Joseph Pronechen is staff writer with the National Catholic Register since 2005 and before that a regular correspondent for the paper. His articles have appeared in a number of national publications including Columbia magazine, Soul, Faith and Family, Catholic Digest, and Marian Helper. His religion features have also appeared in Fairfield County Catholic and in major newspapers. He is the author of Fruits of Fatima — Century of Signs and Wonders. He holds a graduate degree and formerly taught English and courses in film study that he developed at a Catholic high school in Connecticut. Joseph and his wife Mary reside on the East Coast.
We easily remember that October is the month dedicated to the Holy Rosary, May the month dedicated to our Blessed Mother, June to the Sacred Heart. Monthly dedications don’t stop there. But for a number of recent years we have let slip such months as February.
Who or what is February dedicated to, you ask?
The answer comes at the beginning, on Feb. 2, when we see the Holy Family go to the temple for the Presentation of Jesus. The family is together. The Holy Family. There’s the answer. February is traditionally dedicated in the Church to the Holy Family. This month-dedication traces back to the 17th century.
But how much do we remember or hear that today? This February we should restore that devotion. It would both honor the Holy Family and at the same time becomes a reminder to strengthen family life. After all, the Church has taught how the Holy Family is the model, the example, for all families. So said St. John Paul II in a 2001 Angelus, as he called “the family of Nazareth a model for every home.”
These are perfect reasons to start honoring the Holy Family this month.
“The Holy Family is the beginning of countless other holy families,” John Paul II said earlier in his Letter to Families. He stressed, “The history of mankind, the history of salvation, passes by way of the family.” In fact, the saintly pope made it plain that he was trying “to show how the family is placed at the center of the great struggle between good and evil, between life and death, between love and all that is opposed to love.”
Don’t we need to honor and imitate the Holy Family in today’s culture and society which attacks families in so many ways? We know why, too. Back in 1981 Sister Lucia of Fatima wrote to Cardinal Carlo Caffarra who was commissioned to establish John Paul II’s Pontifical Institute for Studies on Marriage and Family. In 2008 he revealed the dire warning she gave him in that letter which turned out true as proven by the events we have seen rapidly unfolding in the world.
Lucia wrote, “The final battle between the Lord and the kingdom of Satan will be about Marriage and the Family. Don't be afraid…because whoever works for the sanctity of Marriage and the Family will always be fought against and opposed in every way, because this is the decisive issue.”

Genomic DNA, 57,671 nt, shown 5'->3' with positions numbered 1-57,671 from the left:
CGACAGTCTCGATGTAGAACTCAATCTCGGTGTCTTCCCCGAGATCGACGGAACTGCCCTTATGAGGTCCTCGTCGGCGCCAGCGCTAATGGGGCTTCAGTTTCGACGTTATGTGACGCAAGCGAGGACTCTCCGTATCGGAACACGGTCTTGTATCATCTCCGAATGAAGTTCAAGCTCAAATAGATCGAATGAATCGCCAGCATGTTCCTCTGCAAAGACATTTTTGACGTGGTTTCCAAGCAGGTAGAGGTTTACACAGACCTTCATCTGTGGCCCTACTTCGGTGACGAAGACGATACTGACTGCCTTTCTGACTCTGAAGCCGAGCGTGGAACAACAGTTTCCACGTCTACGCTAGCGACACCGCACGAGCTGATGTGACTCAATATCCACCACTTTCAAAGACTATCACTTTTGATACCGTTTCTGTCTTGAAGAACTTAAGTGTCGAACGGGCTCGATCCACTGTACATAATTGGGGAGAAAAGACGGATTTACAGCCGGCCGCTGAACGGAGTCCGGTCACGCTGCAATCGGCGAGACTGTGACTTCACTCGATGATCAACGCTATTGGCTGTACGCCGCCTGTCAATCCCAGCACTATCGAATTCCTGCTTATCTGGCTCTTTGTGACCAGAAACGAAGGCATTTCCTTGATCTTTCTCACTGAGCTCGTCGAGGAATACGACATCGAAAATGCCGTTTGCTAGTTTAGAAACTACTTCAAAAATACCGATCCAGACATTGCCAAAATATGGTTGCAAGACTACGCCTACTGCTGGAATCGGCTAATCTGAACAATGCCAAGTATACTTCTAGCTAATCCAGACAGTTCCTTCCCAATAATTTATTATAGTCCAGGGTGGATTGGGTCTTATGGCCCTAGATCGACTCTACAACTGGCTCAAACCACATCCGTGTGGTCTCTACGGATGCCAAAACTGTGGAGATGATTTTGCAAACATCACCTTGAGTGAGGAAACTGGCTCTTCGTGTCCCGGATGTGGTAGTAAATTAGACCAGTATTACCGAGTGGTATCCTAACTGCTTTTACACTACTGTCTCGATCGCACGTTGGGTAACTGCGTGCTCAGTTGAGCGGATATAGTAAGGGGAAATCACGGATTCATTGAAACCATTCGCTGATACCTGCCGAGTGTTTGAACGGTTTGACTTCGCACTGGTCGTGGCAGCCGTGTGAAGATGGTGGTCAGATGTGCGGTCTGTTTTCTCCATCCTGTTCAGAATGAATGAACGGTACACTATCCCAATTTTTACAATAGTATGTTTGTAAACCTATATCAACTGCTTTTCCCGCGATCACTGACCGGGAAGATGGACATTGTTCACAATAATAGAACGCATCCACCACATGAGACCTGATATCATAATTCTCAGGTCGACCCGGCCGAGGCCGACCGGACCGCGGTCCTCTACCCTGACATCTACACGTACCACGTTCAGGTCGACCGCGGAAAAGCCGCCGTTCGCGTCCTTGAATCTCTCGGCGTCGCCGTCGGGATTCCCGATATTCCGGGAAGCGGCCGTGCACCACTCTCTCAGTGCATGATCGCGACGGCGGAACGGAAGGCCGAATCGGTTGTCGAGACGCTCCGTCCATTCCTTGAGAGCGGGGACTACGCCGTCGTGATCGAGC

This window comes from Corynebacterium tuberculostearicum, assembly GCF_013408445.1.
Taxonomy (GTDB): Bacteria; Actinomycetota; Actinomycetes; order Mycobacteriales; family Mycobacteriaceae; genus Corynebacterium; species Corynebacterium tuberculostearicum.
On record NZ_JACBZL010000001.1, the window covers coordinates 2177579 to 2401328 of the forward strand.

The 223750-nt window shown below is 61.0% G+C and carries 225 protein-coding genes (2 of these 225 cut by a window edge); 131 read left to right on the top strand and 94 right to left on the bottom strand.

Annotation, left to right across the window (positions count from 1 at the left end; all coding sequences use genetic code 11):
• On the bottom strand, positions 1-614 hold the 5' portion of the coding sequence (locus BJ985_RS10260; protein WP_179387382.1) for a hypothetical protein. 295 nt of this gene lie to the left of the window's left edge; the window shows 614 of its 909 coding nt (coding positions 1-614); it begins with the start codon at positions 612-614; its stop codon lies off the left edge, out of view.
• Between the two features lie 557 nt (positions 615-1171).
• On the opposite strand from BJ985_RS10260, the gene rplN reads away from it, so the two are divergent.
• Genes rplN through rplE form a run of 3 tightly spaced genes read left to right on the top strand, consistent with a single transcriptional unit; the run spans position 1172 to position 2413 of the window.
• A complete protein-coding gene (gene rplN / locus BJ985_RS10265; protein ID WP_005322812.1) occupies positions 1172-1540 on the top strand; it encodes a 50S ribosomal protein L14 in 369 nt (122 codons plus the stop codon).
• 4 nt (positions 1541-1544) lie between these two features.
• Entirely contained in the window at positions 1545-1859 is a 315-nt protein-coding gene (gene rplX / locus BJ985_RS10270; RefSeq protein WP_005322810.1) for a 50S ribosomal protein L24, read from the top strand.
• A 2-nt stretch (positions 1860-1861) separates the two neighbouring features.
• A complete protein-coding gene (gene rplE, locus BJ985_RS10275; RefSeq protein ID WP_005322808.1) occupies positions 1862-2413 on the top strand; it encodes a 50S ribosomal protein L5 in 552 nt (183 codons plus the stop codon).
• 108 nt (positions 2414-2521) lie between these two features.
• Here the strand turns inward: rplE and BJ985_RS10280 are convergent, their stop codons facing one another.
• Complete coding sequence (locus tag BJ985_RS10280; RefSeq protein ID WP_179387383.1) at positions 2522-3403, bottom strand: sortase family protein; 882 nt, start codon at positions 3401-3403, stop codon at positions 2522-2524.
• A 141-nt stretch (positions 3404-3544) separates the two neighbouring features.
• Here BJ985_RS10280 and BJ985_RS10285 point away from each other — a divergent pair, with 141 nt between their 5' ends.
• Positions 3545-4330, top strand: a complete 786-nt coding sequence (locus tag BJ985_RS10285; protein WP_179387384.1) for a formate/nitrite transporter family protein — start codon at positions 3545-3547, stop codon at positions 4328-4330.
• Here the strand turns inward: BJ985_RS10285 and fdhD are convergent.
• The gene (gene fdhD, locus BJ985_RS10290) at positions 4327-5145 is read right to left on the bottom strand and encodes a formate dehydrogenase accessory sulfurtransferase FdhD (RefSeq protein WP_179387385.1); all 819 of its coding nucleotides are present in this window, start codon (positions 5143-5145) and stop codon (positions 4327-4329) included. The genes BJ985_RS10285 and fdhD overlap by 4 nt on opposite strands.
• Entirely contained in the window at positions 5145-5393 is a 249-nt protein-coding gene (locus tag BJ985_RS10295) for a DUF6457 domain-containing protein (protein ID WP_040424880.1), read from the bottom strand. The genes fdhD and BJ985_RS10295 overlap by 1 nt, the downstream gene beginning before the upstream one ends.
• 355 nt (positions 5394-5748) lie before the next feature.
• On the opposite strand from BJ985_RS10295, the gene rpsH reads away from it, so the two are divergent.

She ended saying, “nevertheless, Our Lady has already crushed his head.”
We’re in the final battle which has now escalated to include gender identity. Shouldn’t we heed Jesus’ warning about being on the wide road where “the gate is wide and the road broad that leads to destruction, and those who enter through it are many”?
To get off that track let’s look at a couple of thoughts on families in regards holy families, and then some ways to honor the Holy Family this month.
St. John Paul II saw what was coming for the family and society.
In 1981 in Familiaris Consortio (On the Role of the Christian Family in the Modern World), he noted the times were “a moment of history in which the family is the object of numerous forces that seek to destroy it or in some way to deform it.” He lists the attacks which we see now unfolding in full force.
He kept reminding of these attacks, as in his Angelus on Holy Family Sunday in 2000, concluding, “All this shows how urgent it is to rediscover the value of the family and to help it in every way to be, as God wanted it, the vital environment where every child who comes into the world is welcomed with tenderness and gratitude from the moment of his conception; a place marked by a serene atmosphere that encourages the harmonious human and spiritual development of all its members.”
Again in Familiaris Consortio he stressed “the well-being of society and her own good are intimately tied to the good of the family.” Why? Because as he in an earlier homily said, “The mission of being the primary vital cell of society has been given to the family by God himself."
But society’s direction has causes big problems. John Paul II spelled out the roots frequently includes “a corruption of the idea and the experience of freedom, conceived not as a capacity for realizing the truth of God's plan for marriage and the family, but as an autonomous power of self-affirmation… for one's own selfish well-being.”
Can you in your wildest imagination think any member of the Holy Family was ever selfish? Of course not. Imitating the Holy Family in this regard is one good place to start honoring them this month.
Honoring and Imitating